“I will tell of Dionysus, the son of glorious Semele, how he appeared on a jutting headland by the shore of the fruitless sea, seeming like a stripling in the first flush of manhood: his rich, dark hair was waving about him, and on his strong shoulders he wore a purple robe. Presently there came swiftly over the sparkling sea Tyrsenian pirates on a well-decked ship – a miserable doom led them on. When they saw him they made signs to one another and sprang out quickly, and seizing him straightway, put him on board their ship exultingly; for they thought him the son of heaven-nurtured kings.” – Homeric Hymn to Dionysos 7
“God of the many names, golden child of Semele and Olympian thunder, Italy’s lord.” – Sophokles, Choral Ode of Antigone
“Now the Hellenes disagree with the Indians, and the Indians among themselves, concerning this Dionysos. For we declare that the Theban Dionysos made an expedition to India in the role of soldier and reveller, and we base our arguments, among other things, on the offering at Delphoi, which is preserved in the treasuries there. And it is a disc of Indian silver bearing the inscription: ‘Dionysos the son of Semele and of Zeus, from the men of India to the Apollon of Delphoi.’” – Philostratus, Life of Apollonius of Tyana 2.6-10
“Dionysos fell in love with Ariadne, and kidnapped her from Naxos, taking her off to Lemnos where he had sex with her, and begat Thoas, Staphylos, Oinopion, and Peparethos.” – Apollodorus, E1.9
“One of the Argonauts was King Phliasus, the son of Father Liber and Ariadne, daughter of Minos, from the city Phlius, which is in the Peloponnese. Others call him a Theban.” – Hyginus, Fabulae 14
“Physkoa they say came to Olympia from Elis in the Hollow, and the name of the parish where she lived was Orthia. She mated, they say, with Dionysos, and bore him a son called Narkaios. When he grew up he made war against the neighboring folk, and rose to great power, setting up moreover a sanctuary of Athena surnamed Narkaia. They say too that Narkaios and Physkoa were the first to pay worship to Dionysos in Elis.” – Pausanias, 5.16.7
“The Khians were the first to learn how to plant and tend vines from Oinopion, son of Dionysos, who also was the founder of that island-state.” – Athenaios, 1.26b-c
“Who gave birth to you, dear child? Was it the Bacchanalian god dwelling on the mountain tops who took you as a new-born joy from maiden nymphs of Helikon with whom he often romps and plays?” – Sophokles, Oedipus the King 1105-9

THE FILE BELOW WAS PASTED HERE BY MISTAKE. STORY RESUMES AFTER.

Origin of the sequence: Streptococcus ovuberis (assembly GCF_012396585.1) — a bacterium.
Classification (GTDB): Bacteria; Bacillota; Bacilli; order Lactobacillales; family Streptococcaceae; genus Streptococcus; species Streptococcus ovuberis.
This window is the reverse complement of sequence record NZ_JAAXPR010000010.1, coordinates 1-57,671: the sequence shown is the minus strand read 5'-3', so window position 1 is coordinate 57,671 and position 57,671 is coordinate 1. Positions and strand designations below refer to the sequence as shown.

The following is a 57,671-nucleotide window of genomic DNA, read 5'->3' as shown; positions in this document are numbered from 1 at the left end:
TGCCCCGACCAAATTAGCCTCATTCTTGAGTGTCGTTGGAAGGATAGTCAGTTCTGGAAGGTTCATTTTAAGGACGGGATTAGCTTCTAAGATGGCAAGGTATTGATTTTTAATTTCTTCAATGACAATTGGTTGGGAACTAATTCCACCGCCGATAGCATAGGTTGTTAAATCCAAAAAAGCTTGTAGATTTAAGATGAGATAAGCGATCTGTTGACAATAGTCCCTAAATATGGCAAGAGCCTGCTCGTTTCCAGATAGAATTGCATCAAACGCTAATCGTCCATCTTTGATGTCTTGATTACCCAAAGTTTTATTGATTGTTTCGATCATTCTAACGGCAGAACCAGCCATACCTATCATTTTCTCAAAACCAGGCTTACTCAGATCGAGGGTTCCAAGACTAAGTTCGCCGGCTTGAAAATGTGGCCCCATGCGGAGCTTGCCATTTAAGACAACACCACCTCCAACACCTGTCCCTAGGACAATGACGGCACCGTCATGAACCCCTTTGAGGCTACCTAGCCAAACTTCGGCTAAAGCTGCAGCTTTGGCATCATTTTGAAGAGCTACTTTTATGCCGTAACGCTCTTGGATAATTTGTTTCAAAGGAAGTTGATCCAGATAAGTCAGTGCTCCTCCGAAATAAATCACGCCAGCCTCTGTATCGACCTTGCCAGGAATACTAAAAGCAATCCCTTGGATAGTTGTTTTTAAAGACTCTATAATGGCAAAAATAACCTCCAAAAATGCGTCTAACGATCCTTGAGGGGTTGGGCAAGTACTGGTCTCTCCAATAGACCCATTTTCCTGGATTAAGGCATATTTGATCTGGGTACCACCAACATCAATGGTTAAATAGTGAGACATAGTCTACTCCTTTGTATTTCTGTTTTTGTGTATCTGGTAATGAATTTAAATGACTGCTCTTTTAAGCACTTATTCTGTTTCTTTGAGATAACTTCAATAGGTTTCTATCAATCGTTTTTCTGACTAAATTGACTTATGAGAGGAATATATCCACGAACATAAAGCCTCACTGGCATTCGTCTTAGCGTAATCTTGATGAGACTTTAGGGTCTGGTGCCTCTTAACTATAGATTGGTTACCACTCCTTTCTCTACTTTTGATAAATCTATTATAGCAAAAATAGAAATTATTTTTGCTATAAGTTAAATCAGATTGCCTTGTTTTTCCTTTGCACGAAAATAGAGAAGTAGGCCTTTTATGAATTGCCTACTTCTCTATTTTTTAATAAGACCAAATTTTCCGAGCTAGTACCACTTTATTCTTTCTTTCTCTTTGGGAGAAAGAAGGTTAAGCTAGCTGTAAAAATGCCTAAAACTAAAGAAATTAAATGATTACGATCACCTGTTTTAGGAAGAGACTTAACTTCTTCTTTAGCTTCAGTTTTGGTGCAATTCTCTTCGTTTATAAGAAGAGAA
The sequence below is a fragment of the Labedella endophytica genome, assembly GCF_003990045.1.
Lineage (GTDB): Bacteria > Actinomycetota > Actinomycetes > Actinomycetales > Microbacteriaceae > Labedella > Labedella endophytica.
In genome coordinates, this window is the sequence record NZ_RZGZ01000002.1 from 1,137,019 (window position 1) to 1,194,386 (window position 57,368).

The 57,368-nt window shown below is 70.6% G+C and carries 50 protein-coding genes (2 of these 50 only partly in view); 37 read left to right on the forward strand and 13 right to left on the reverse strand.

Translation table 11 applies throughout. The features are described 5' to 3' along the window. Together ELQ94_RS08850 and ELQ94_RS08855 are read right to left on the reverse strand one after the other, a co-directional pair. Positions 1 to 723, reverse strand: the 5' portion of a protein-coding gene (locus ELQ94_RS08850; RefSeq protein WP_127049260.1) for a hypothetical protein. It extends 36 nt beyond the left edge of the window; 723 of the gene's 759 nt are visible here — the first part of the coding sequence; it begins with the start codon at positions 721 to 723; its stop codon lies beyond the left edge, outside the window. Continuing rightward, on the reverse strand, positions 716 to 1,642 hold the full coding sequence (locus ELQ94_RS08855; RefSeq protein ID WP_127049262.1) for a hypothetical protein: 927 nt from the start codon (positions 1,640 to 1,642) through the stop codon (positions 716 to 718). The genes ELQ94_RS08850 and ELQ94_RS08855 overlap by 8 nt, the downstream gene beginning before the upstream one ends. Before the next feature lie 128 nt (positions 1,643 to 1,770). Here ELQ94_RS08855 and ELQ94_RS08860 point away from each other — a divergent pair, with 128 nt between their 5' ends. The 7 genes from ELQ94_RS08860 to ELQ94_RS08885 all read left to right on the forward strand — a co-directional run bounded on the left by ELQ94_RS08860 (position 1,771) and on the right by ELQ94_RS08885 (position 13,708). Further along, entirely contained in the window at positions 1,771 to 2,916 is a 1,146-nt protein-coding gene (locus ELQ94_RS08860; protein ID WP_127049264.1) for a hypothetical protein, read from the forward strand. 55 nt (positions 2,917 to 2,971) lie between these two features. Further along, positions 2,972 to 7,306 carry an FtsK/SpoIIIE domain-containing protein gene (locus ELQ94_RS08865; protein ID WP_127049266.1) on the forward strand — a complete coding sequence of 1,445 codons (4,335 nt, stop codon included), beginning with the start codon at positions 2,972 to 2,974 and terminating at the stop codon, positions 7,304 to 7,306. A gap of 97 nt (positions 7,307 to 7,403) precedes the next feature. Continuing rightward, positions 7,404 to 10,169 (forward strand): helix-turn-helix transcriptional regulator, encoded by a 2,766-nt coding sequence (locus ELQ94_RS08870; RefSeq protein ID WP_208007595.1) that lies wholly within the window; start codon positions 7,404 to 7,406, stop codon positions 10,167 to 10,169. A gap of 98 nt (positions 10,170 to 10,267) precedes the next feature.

For those of you not on Facebook, this was the announcement of Margot Adler’s passing, posted by her son, Alex.
Old friends, long time fans, today at 4am Margot breathed easily for the first time in two weeks. Later today, at 10:30am she was pronounced deceased.
Her condition had been getting much worse over the weeks and months and the brain radiation (which she had a treatment of scheduled today, tomorrow, and wednesday) was thought to help her double vision, since it was the cause.
Well, Margot and John both won’t be seeing double anymore, but they will be seeing each other for the rest of time.
With much love and difficulty do I write this,
Her son, Alex
I told M. about it as she was listening to National Public Radio’s “All Things Considered,” and her first question was why NPR had not mentioned it, given Margot’s many years as a reporter there. Maybe they cannot move that fast. When they do, do you think that they will mention that she was composing hymns to the Olympian deities as a teenager, let alone that she was a Gardnerian Witch?
UPDATE: At least the NPR blog mentioned it, but putting it after the facts that she was Alfred Adler’s grand-daughter (though she never met him) and that she wrote about vampires: “Margot had a long-standing interest in the occult.”
Ah, “the occult.”
UPDATE 2: You will find more updates on news media treatments of Margot’s passing in the comments.
The Feast of the Dionysian Kings is coming up, so I figured I’d talk a little about that and how folks can celebrate at home.
The term “Dionysian King” refers to a specific category of the dead we honor, some of whom blur the line between hero and demigod. The one thing that they’ve all got in common is that they were originally royal humans who had a special relationship with Dionysos – though they can be separated into two groups depending on the nature of that relationship. On the one hand there are those figures who honored the god and may have even incorporated elements of his story and iconography into their kingship, as well as the royal houses of legend who graciously received Dionysos during his travels. These include Pandion, Oeneus, Demetrios Poliokertes, certain members of the Argead, Ptolemaic and Attalid dynasties, Julius Caesar, Nero, Valens, the Borgias and so forth. Then there’s the other group, the Neoi Dionysoi, who embodied Dionysian traits in a far more extreme and intimate way, to the point that some not only acted out his myths on the world stage but were either possessed by him or mortal incarnations. These include Skyles, Alexander the Great, several members of the Ptolemaic and Attalid dynasties, Marcus Antonius, Jesus Christ and the Emperor Hadrian. The category of Neoi Dionysoi is not entirely limited to royalty as Akoites, Friedrich Nietzsche and Jim Morrison are also counted as members (though it’s interesting to note that Morrison claimed the title of Lizard King as part of his stage persona.)